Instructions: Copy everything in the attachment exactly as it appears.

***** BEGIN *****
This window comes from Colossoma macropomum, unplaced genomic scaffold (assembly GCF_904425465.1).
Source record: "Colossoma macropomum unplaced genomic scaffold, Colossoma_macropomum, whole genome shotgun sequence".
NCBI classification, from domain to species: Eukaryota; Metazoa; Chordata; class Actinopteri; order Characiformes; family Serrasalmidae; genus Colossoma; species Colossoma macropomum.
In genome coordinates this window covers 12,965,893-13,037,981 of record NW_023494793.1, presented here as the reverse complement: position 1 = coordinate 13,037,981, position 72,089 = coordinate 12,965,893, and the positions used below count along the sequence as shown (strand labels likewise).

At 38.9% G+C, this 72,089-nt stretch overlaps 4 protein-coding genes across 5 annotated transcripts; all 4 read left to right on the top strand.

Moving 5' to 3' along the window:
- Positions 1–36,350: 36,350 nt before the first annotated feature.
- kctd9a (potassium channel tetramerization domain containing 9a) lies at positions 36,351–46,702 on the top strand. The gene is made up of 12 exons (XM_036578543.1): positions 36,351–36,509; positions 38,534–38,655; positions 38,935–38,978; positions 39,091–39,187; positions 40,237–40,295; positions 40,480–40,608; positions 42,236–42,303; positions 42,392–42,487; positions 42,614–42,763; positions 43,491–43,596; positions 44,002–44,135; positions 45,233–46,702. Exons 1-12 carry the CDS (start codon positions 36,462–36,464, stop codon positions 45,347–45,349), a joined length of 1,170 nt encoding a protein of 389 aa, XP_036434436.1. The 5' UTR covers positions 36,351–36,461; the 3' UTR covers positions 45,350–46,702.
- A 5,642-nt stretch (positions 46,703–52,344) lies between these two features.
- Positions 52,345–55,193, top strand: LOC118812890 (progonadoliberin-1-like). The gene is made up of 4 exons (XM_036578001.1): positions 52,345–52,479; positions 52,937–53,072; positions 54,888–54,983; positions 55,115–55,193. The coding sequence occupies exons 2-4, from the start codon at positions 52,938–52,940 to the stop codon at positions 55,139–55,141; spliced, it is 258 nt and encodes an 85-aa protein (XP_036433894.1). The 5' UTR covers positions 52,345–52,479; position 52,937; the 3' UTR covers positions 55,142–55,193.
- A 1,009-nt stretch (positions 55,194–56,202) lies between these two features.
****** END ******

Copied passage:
This window comes from Colossoma macropomum, unplaced genomic scaffold (assembly GCF_904425465.1).
Source record: "Colossoma macropomum unplaced genomic scaffold, Colossoma_macropomum, whole genome shotgun sequence".
NCBI classification, from domain to species: Eukaryota; Metazoa; Chordata; class Actinopteri; order Characiformes; family Serrasalmidae; genus Colossoma; species Colossoma macropomum.
In genome coordinates this window covers 12,965,893-13,037,981 of record NW_023494793.1, presented here as the reverse complement: position 1 = coordinate 13,037,981, position 72,089 = coordinate 12,965,893, and the positions used below count along the sequence as shown (strand labels likewise).

At 38.9% G+C, this 72,089-nt stretch overlaps 4 protein-coding genes across 5 annotated transcripts; all 4 read left to right on the top strand.

Moving 5' to 3' along the window:
- Positions 1–36,350: 36,350 nt before the first annotated feature.
- kctd9a (potassium channel tetramerization domain containing 9a) lies at positions 36,351–46,702 on the top strand. The gene is made up of 12 exons (XM_036578543.1): positions 36,351–36,509; positions 38,534–38,655; positions 38,935–38,978; positions 39,091–39,187; positions 40,237–40,295; positions 40,480–40,608; positions 42,236–42,303; positions 42,392–42,487; positions 42,614–42,763; positions 43,491–43,596; positions 44,002–44,135; positions 45,233–46,702. Exons 1-12 carry the CDS (start codon positions 36,462–36,464, stop codon positions 45,347–45,349), a joined length of 1,170 nt encoding a protein of 389 aa, XP_036434436.1. The 5' UTR covers positions 36,351–36,461; the 3' UTR covers positions 45,350–46,702.
- A 5,642-nt stretch (positions 46,703–52,344) lies between these two features.
- Positions 52,345–55,193, top strand: LOC118812890 (progonadoliberin-1-like). The gene is made up of 4 exons (XM_036578001.1): positions 52,345–52,479; positions 52,937–53,072; positions 54,888–54,983; positions 55,115–55,193. The coding sequence occupies exons 2-4, from the start codon at positions 52,938–52,940 to the stop codon at positions 55,139–55,141; spliced, it is 258 nt and encodes an 85-aa protein (XP_036433894.1). The 5' UTR covers positions 52,345–52,479; position 52,937; the 3' UTR covers positions 55,142–55,193.
- A 1,009-nt stretch (positions 55,194–56,202) lies between these two features.